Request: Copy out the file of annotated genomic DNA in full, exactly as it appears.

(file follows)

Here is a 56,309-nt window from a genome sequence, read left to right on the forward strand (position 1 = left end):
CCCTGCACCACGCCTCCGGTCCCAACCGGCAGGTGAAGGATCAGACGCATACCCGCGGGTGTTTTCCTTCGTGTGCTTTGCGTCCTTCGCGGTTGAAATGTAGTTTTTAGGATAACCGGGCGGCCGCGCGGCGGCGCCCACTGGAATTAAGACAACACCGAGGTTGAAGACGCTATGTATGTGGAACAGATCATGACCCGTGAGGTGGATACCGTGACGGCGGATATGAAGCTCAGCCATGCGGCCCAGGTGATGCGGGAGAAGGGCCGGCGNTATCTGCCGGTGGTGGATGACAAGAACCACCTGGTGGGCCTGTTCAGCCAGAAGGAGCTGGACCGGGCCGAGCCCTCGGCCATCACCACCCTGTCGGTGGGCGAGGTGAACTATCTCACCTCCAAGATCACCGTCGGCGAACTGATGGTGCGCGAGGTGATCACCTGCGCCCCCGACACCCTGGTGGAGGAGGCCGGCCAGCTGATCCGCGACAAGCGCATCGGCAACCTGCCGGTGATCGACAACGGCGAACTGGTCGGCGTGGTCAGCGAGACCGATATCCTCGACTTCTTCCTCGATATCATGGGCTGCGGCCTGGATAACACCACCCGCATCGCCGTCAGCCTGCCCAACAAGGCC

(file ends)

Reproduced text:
Here is a 56,309-nt window from a genome sequence, read left to right on the forward strand (position 1 = left end):
CCCTGCACCACGCCTCCGGTCCCAACCGGCAGGTGAAGGATCAGACGCATACCCGCGGGTGTTTTCCTTCGTGTGCTTTGCGTCCTTCGCGGTTGAAATGTAGTTTTTAGGATAACCGGGCGGCCGCGCGGCGGCGCCCACTGGAATTAAGACAACACCGAGGTTGAAGACGCTATGTATGTGGAACAGATCATGACCCGTGAGGTGGATACCGTGACGGCGGATATGAAGCTCAGCCATGCGGCCCAGGTGATGCGGGAGAAGGGCCGGCGNTATCTGCCGGTGGTGGATGACAAGAACCACCTGGTGGGCCTGTTCAGCCAGAAGGAGCTGGACCGGGCCGAGCCCTCGGCCATCACCACCCTGTCGGTGGGCGAGGTGAACTATCTCACCTCCAAGATCACCGTCGGCGAACTGATGGTGCGCGAGGTGATCACCTGCGCCCCCGACACCCTGGTGGAGGAGGCCGGCCAGCTGATCCGCGACAAGCGCATCGGCAACCTGCCGGTGATCGACAACGGCGAACTGGTCGGCGTGGTCAGCGAGACCGATATCCTCGACTTCTTCCTCGATATCATGGGCTGCGGCCTGGATAACACCACCCGCATCGCCGTCAGCCTGCCCAACAAGGCC